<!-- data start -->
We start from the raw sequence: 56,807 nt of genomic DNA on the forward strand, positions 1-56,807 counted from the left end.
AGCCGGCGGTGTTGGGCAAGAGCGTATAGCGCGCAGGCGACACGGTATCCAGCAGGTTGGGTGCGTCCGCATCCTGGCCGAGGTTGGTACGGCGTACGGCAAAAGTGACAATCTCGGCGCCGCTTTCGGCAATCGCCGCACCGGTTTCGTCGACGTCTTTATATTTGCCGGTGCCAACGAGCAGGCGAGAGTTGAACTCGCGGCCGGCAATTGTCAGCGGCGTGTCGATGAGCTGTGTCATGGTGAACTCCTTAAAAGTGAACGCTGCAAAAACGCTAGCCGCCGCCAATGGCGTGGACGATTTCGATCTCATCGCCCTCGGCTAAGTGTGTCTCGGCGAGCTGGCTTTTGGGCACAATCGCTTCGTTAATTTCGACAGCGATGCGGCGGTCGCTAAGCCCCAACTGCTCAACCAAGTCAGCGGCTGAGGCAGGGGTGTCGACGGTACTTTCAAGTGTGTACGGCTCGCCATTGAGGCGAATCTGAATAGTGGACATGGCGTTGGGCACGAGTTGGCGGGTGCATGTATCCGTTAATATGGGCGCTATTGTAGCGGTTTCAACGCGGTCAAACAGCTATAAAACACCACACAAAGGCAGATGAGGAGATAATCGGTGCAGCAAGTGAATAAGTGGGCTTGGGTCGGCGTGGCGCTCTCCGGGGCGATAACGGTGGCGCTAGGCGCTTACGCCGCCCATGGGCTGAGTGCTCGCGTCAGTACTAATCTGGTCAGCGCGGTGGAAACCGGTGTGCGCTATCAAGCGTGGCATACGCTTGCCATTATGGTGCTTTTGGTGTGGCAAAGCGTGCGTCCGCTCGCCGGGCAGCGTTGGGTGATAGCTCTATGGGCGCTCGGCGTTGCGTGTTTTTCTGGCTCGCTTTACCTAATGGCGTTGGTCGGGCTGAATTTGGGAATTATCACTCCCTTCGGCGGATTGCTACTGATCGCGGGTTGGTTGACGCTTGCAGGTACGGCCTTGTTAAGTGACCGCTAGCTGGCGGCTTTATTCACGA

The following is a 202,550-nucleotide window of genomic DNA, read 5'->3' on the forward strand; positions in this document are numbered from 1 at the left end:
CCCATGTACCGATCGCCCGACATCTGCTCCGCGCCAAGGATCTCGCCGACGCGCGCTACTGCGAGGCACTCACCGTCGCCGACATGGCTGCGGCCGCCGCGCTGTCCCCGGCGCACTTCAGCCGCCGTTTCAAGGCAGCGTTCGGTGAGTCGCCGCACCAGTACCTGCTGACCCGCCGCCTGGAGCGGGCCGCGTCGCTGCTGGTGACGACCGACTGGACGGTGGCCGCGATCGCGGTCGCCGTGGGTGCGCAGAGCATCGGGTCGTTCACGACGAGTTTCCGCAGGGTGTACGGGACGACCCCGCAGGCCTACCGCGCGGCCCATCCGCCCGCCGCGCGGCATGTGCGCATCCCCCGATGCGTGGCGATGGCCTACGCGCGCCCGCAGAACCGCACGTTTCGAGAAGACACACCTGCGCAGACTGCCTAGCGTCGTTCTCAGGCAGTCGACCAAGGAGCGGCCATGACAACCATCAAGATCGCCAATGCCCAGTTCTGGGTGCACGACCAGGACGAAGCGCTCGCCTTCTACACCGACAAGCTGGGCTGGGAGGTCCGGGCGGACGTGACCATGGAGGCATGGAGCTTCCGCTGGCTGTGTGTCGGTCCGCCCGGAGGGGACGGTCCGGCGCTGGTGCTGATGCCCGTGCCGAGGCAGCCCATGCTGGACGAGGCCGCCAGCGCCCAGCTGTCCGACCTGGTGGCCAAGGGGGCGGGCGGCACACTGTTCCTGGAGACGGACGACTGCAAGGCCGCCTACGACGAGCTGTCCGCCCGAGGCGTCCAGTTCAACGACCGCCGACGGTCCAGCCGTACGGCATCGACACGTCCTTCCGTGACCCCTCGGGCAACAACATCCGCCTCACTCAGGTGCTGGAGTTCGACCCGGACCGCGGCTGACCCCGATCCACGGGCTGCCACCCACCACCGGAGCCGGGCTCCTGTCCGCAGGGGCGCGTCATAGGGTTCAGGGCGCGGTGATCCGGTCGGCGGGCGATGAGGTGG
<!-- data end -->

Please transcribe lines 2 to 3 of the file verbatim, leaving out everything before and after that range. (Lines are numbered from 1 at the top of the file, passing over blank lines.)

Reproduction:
AGCCGGCGGTGTTGGGCAAGAGCGTATAGCGCGCAGGCGACACGGTATCCAGCAGGTTGGGTGCGTCCGCATCCTGGCCGAGGTTGGTACGGCGTACGGCAAAAGTGACAATCTCGGCGCCGCTTTCGGCAATCGCCGCACCGGTTTCGTCGACGTCTTTATATTTGCCGGTGCCAACGAGCAGGCGAGAGTTGAACTCGCGGCCGGCAATTGTCAGCGGCGTGTCGATGAGCTGTGTCATGGTGAACTCCTTAAAAGTGAACGCTGCAAAAACGCTAGCCGCCGCCAATGGCGTGGACGATTTCGATCTCATCGCCCTCGGCTAAGTGTGTCTCGGCGAGCTGGCTTTTGGGCACAATCGCTTCGTTAATTTCGACAGCGATGCGGCGGTCGCTAAGCCCCAACTGCTCAACCAAGTCAGCGGCTGAGGCAGGGGTGTCGACGGTACTTTCAAGTGTGTACGGCTCGCCATTGAGGCGAATCTGAATAGTGGACATGGCGTTGGGCACGAGTTGGCGGGTGCATGTATCCGTTAATATGGGCGCTATTGTAGCGGTTTCAACGCGGTCAAACAGCTATAAAACACCACACAAAGGCAGATGAGGAGATAATCGGTGCAGCAAGTGAATAAGTGGGCTTGGGTCGGCGTGGCGCTCTCCGGGGCGATAACGGTGGCGCTAGGCGCTTACGCCGCCCATGGGCTGAGTGCTCGCGTCAGTACTAATCTGGTCAGCGCGGTGGAAACCGGTGTGCGCTATCAAGCGTGGCATACGCTTGCCATTATGGTGCTTTTGGTGTGGCAAAGCGTGCGTCCGCTCGCCGGGCAGCGTTGGGTGATAGCTCTATGGGCGCTCGGCGTTGCGTGTTTTTCTGGCTCGCTTTACCTAATGGCGTTGGTCGGGCTGAATTTGGGAATTATCACTCCCTTCGGCGGATTGCTACTGATCGCGGGTTGGTTGACGCTTGCAGGTACGGCCTTGTTAAGTGACCGCTAGCTGGCGGCTTTATTCACGA

The following is a 202,550-nucleotide window of genomic DNA, read 5'->3' on the forward strand; positions in this document are numbered from 1 at the left end: